The Reserve Bank of India (“RBI”) issued a notification on June 7, 2018 proposing integration of multiple foreign investment reporting formats into a combined online single master form (“SMF”). More specifically, SMF combines reporting forms currently used for issue, transfer, disinvestment of capital instruments, capital contribution, depository receipts, convertible notes, employee stock options and downstream investment. A draft format has been released (accessible here) and the final one is yet to be notified. Once notified, Indian entities (companies, limited liability partnerships and investment vehicles) with foreign investment shall be required to comply with their applicable reporting obligations using SMF.
A brief overview of the reporting process and SMF as applicable to an Indian company with foreign investment is provided below.
1. Reporting process: The new reporting regime shall apply prospectively and past filings continue to remain valid. Indian companies with foreign investment need not revise their filings with RBI for existing foreign investment, and new SMF reporting triggers when there is a change. However, RBI seeks to collate details of existing foreign investment. The objective is to streamline the interim process, and accordingly, requires Indian companies with foreign investment to update requisite details in a prescribed “entity master form” (accessible here). This form will be hosted on RBI’s website from June 28 till July 12, 2018, and defaulting companies shall be considered in breach of the Foreign Exchange Management Act (“FEMA”) as well as cannot submit SMF in future when reporting obligation arises. The entity master form inter alia requires the following data:
- corporate identification number, name, date of incorporation and registered office address
- permanent account number allotted by income-tax department
- RBI issued registration number for earlier foreign direct investment
- disclosure of any investigation by any investigative agency for violation of foreign exchange law
- details of main business activity, industrial classification code, and whether it is greenfield or brownfield
- details of share capital and shareholding pattern on a fully diluted basis (i.e. assuming convertible securities are converted into shares)
- total foreign investment in the company from direct investment and any other source
2. Form details: The details required in SMF are mostly similar to the existing information required for reporting issue and transfer of capital by an Indian company with foreign investment. This is because SMF only consolidates and subsumes various applicable forms for different kinds of foreign investment. Under the old reporting regime, equity capital infusion was reported under FC-GPR and transfer of shares in FC-TRS. SMF incorporates both the forms and their old content like particulars of issue/transfer, details of foreign shareholder, valuation and pricing, and remittance details. Thus, information required remains largely unchanged, except the following which are new additions and will apply in specific cases:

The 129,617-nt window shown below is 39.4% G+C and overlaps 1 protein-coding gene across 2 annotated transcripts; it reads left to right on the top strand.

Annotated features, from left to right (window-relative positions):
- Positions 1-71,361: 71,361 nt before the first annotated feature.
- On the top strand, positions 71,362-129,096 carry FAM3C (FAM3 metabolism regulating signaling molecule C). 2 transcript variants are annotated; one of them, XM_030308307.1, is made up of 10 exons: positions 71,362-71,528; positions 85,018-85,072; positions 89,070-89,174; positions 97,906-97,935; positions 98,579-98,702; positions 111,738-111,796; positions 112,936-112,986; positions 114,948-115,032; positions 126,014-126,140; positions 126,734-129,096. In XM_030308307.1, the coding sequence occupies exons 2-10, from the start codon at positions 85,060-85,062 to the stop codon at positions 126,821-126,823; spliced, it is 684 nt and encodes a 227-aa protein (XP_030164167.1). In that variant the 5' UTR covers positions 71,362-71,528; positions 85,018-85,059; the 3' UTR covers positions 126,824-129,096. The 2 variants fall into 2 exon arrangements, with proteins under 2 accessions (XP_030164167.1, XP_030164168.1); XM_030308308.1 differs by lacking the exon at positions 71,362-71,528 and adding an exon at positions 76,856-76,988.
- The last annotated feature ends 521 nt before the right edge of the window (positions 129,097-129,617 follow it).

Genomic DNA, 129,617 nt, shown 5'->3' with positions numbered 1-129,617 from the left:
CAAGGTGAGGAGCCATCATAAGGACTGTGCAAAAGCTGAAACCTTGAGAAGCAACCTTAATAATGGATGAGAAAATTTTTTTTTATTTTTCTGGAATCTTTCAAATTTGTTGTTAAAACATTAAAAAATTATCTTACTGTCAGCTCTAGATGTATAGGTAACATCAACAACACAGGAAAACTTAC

- details of tranche payments where partly paid up shares or share warrants are issued
- details of deferred consideration, tranches, escrow arrangement and indemnification in case of share transfer involving these elements
- relevant extracts of share transfer contract (if any) while reporting transfer
- acknowledgement letter of foreign investment from initial non-resident investor where shares are transferred from non-resident to resident
Similar mandatory attachments as required for old filings like foreign inward remittance certificate and KYC, valuation certification from chartered accountant, etc. must be attached with SMF filing. In addition to the old attachments, SMF mandates attaching a certificate from practicing company secretary for every kind of filing including issue and transfer reportings. This certificate must be in prescribed format and affirm compliance with Companies Act and FEMA.
Apart from issue and transfer of capital reporting, SMF introduces two new reporting requirements – (i) downstream investment reporting when an Indian company with foreign investment invests further in another Indian entity, and (ii) any investment in an investment vehicle (such as real estate trust, funds, etc.). Hence, Indian companies must assess the applicability of these new conditions and comply.